Once we have the file we can start processing it - I used ImageIO static call to read the file into memory. It's converted into INDArray which is feed to the network BufferedImage inputImage =; INDArray digit = toINDArray(gray); INDArray output = net.output(digit);

Believe it or not but it's that simple - you only need to convert file into format understood by neural network and boom - you're all set!

NOTE: Remember that this is just initial version of this endpoint and currently it handles only images from MNIST dataset itself.

Conversion from BufferedImage to INDArray is very simple but I want to share it as there are at least 2 things worth mentioning private static INDArray toINDArray(BufferedImage gray) { INDArray digit = Nd4j.create(28, 28); for (int i = 0; i < 28; i++) { for (int j = 0; j < 28; j++) { Color c = new Color(gray.getRGB(i, j)); digit.putScalar(j, i, (c.getGreen() & 0xFF)); } } return digit.reshape(1, 1, 28, 28).divi(0xff); } First thing is the processing order - we're used to reading images by width than by height while INDArray is created height/width. You can see that order of indices in putScalar call is inverted j,i. Secondly you can see divi operation at the end which is used to normalize input into [0.0, 1.0] set of doubles (start/end inclusive).

There's still one piece of the puzzle missing - how to interpret output of NN so we can respond with proper JSON? Our NN output is an INDArray vector with 10 entries which are predictions. So from there it's really simple - using INDArray interface first I want to get maximum value of predictions (using maxNumber method), than find a corresponding index which is the number and send these as response.

NOTE: Yes I know it's not the way it should be handled but I want this demo to be as short as possible.

And there it is - we have initial version of our Rest endpoint.

Prepare html canvas application for drawing and analysing results

Next we need client-side application for feeding our REST endpoint with images. The easiest way is to use HTML canvas which allows drawing in browser. This makes very easy for users to start working with - just got a URL, draw your digit and receive result.

So let's start with HTML canvas - it's a HTML element introduced in HTML5 that probably everyone has heard of but for real drawing to happen we need to use 2d drawing api and it might be a little tricky to write it from scratch so I decided to use Sketchapd. It looked pretty lightweight and had all the functionalities I need. In constructor you tell it width and height of your canvas and its query selector: const sketchpad = new Sketchpad({ element: '#sketchpad', width: 200, height: 200 }); sketchpad.penSize = 12;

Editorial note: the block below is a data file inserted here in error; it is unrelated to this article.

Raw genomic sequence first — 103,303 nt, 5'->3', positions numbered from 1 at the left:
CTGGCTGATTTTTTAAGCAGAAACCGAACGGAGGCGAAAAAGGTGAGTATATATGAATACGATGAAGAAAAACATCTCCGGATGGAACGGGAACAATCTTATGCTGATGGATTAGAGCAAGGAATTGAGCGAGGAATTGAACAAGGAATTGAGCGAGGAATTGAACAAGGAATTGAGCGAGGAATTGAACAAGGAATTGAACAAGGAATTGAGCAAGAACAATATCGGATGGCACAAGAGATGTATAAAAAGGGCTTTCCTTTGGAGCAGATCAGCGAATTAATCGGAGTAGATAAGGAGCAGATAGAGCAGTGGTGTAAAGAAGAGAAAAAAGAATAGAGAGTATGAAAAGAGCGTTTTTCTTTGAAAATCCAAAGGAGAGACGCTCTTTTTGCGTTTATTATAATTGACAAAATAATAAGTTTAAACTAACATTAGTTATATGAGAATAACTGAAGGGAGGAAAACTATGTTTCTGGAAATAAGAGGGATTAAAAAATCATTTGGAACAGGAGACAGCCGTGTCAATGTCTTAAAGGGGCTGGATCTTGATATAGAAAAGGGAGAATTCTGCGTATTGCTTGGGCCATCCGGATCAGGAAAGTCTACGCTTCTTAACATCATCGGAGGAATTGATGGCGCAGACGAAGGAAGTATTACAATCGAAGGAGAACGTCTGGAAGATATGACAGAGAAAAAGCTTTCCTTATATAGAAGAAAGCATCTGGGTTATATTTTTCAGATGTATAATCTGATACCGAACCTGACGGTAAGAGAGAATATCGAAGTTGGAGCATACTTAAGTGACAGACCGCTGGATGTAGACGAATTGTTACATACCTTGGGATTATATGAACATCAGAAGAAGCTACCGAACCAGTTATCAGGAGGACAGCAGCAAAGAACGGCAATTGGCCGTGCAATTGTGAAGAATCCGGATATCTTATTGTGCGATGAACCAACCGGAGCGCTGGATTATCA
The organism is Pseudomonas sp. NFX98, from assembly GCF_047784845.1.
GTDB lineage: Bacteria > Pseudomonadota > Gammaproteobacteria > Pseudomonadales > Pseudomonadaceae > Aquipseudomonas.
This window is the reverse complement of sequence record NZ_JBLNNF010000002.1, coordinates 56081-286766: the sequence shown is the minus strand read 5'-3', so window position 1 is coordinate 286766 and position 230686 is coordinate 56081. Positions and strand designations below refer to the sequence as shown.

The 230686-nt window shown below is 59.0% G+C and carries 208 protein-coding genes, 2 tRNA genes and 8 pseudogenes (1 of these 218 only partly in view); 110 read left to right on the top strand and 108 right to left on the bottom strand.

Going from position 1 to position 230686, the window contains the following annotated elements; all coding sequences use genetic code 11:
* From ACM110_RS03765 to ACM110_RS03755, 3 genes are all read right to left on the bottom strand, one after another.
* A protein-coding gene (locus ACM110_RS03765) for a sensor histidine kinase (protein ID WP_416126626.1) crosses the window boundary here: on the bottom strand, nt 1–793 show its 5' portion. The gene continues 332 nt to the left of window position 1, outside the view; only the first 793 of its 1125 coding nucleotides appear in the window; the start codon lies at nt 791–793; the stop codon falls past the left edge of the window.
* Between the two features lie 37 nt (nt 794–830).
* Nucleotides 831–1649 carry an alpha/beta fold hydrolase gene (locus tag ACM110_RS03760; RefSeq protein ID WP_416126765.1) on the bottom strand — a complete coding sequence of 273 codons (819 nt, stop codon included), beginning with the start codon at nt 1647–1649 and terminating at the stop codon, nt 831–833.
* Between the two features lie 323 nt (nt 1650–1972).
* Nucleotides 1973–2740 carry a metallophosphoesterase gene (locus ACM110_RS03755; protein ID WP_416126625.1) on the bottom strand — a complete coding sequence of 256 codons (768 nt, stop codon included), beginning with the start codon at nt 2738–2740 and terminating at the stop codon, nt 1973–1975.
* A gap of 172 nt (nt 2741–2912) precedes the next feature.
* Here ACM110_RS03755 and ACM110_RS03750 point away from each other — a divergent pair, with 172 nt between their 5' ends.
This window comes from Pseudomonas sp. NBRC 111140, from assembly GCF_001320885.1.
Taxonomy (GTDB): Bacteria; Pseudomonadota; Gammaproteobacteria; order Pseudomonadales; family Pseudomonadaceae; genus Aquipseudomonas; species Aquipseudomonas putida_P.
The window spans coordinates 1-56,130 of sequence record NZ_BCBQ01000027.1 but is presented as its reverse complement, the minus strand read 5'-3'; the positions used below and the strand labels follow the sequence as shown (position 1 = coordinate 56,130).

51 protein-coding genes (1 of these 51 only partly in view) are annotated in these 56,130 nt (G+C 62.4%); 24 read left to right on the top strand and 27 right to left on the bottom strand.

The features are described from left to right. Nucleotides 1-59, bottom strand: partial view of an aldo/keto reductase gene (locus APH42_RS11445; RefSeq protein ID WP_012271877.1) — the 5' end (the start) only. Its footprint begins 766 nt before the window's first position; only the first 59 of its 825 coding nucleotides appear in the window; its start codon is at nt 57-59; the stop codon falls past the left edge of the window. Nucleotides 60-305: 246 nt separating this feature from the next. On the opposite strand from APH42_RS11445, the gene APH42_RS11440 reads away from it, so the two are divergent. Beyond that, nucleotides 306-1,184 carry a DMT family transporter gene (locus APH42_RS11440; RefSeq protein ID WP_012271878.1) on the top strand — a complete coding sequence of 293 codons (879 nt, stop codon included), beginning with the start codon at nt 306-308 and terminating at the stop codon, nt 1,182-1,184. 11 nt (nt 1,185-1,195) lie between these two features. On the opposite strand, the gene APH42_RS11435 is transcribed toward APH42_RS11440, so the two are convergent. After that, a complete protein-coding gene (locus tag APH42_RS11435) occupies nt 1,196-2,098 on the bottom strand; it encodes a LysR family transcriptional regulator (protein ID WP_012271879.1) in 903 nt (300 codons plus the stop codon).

After initializing Sketchpad object I decided to rely on mouseup event so image is sent automatically to server when user stops writing for at least 700 ms (achieved with debounced function copied from great article by Hajime Yamasaki Vukelic explaining differnce between debounce and throttle - really recommend reading if you're not sure what they are). Unfortunately I had to use some boilerplate code in order to convert canvas content into Blob that can be easily fed into fetch method for posting.

But it all worked great - you can try it yourself. There's just one small issue - my digits are black written on white background. Which is the opposite to what the MNIST dataset images are. We deal with it in the next section.

Extend backed to accept white background images in different sizes

With all those things in place, we can already connect our client with our backend but there's still one thing left - MNIST dataset contains black images with white digits while canvas demo contains white background and black digits. So we need to to data normalization so it's understood by our network. Getting negative from image is very simple - just subtract current pixel value from 255 and there you go :)


You may be wondering why I used awt and BufferedImage and not some more sophisticated mechanism? My idea here is to leave as much processing on Java side as possible because maintaining different technologies in the same project is usually tough. Yes I know that probably image operations might be delegated to libraries like JavaCV but still the trouble of learning new API only for the sake of simple image manipulation seems like an overkill to me.


That's it - as you can see the real benefit of having java-based DL library makes it really easy to integrate with whatever Java library/framework you'd like, leaving us in our safe statically-typed world...

Source code is available github